The risk of exposure to asbestos in schools is being reported again in the first weeks of January. Asbestos materials were “disturbed” at a school in the historical asbestos ‘hotspot’ of Medway, Kent. In a separate case, a teacher is bringing a claim for mesothelioma compensation against a local authority after working in a post-war, prefab classroom built with asbestos, between 1972 and 1982.
The historic dockyard town of Chatham and surrounding Medway area have long been known for recording one of the highest asbestosis disease and mesothelioma fatality rates nationwide. As recently as February 2012, the second highest mesothelioma fatality rate was found to be in the Medway area of the south east, including the towns of Rochester, Strood, Chatham, Gillingham and Rainham, where 104 deaths from mesothelioma were recorded between 2006 and 2012.
Traditionally, shipbuilders and dockyard workers were always the most vulnerable to diseases caused by the regular exposure to asbestos insulation materials used in ship construction, such as in the boiler room, bulkhead, hot water and exhaust pipe systems.
However, in the post war years, asbestos insulation was widely used across the construction industry, especially in public buildings, such as schools and many of the ‘pre-fab’ school buildings also quickly installed in the public sector.
School failed to complete a pre-works asbestos survey
It is estimated that between 1945 and 1975, around 45 per cent of the 1,400 schools that were built used light gauge steel frames and asbestos panel infill, which could be easily and cheaply built up to a maximum of four storeys. Large quantities of asbestos were incorporated in a variety of locations, such as ceilings, partition walls, heaters, water tanks, pipes and window surrounds. A large amount is also hidden in walls, ceiling voids and as column cladding behind metal casings.
The asbestos was only discovered at the Medway school during a refurbishment. A Health and Safety Executive (HSE) investigation found that the building contractors failed to refer to the asbestos register, which had been kept on the location and condition of the materials. However, it was also discovered that the school Trust had also neglected its duties by failing to complete a pre-works asbestos survey, which meant they could not ensure the contractors would have the necessary asbestos information.
The court heard from a report that the risk of exposure to the small number of people on site at the time was “very low to insignificant”. The school trust pleaded guilty to a breach of the Health and Safety at Work etc Act 1974 and was fined a total of £35,000 inc. costs.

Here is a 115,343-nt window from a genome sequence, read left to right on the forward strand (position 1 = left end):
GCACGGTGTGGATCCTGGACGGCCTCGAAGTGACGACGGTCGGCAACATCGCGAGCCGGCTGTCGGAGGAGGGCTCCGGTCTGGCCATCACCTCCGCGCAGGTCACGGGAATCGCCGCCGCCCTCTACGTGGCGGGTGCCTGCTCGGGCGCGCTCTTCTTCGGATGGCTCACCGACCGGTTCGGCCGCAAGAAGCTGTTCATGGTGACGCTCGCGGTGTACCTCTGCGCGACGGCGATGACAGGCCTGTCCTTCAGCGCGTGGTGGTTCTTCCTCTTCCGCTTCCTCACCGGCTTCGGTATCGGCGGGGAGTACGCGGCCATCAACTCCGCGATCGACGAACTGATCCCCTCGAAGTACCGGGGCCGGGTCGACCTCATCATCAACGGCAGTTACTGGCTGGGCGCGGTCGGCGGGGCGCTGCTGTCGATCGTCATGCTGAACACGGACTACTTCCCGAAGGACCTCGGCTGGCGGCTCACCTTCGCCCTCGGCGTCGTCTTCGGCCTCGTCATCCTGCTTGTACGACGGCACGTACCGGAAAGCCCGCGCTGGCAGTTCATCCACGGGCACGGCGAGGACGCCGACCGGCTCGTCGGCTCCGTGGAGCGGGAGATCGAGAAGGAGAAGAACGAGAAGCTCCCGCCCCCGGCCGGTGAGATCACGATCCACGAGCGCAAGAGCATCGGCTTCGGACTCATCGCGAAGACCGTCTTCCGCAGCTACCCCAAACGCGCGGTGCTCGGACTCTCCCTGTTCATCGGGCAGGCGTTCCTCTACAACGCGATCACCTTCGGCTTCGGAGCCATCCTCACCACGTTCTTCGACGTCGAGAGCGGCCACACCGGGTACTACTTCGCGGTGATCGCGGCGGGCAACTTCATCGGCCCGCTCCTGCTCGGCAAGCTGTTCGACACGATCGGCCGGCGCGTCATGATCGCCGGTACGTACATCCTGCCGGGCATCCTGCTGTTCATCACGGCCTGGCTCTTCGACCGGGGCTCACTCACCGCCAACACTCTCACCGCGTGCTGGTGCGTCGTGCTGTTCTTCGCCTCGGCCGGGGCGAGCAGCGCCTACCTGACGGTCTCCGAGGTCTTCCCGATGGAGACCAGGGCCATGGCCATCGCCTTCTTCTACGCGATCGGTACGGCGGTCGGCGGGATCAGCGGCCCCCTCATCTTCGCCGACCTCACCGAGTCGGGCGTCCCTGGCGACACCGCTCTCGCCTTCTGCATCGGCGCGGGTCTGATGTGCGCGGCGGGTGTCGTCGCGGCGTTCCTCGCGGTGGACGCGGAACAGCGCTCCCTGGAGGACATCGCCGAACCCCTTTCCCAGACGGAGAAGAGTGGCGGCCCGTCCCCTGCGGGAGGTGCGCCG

It is widely considered by the medical community that any exposure should be known as “comparatively” low risk and still a potential hazard to health. The government has also said that white asbestos should be considered a Class 1 cancer-causing agent.
Teacher diagnosed with mesothelioma
The risk to teachers, school workers and pupils continues to raise urgent concern. Reports of former teachers diagnosed with fatal cancer of the lung linings while still only in their 50s or 60s has continued some thirty years after the first asbestos ban in the mid 1980s.
A teacher in their late 60s who took early retirement ten years earlier spent ten years working in a “pre-fab” built premises and saw asbestos starting to be removed from the school during the mid 1980s just prior to the first ban. Plans at the time to control and manage the asbestos, which it was believed would prevent exposure risk, had come too late for the teacher who was diagnosed with mesothelioma some thirty years after initial exposure.
It is estimated that as many as 8 in ten of all UK schools are likely to still contain significant quantities of asbestos. In some areas of the north of England, the amount could be even higher – around 9 in ten premises. Lancashire Council, recently reported that more than 570 of the region’s total of 617 schools contain asbestos. Teaching unions are currently calling for the complete removal of all asbestos from every school in the country as being the only safe solution, which will save future lives.
“Entire school population has been exposed to asbestos”
In 2012, a House of Commons ‘All Party Parliamentary Group’ report noted that, ‘Over 140 school teachers have died from mesothelioma in the past ten years”, highlighting the level of danger from asbestos in Britain’s schools, and calling for urgent action. In 2013, the Medical Research Council suggested that “it is not unreasonable to assume that the entire school population has been exposed to asbestos in school buildings”.
In the same year, evidence given to the Education Select Committee estimated that, “in Britain between 200 and 300 people will die each year of mesothelioma because of their asbestos exposure experienced as a child at school in the 1960 and 1970s. Over a twenty year period that means that between 4,000 and 6,000 former pupils could die.”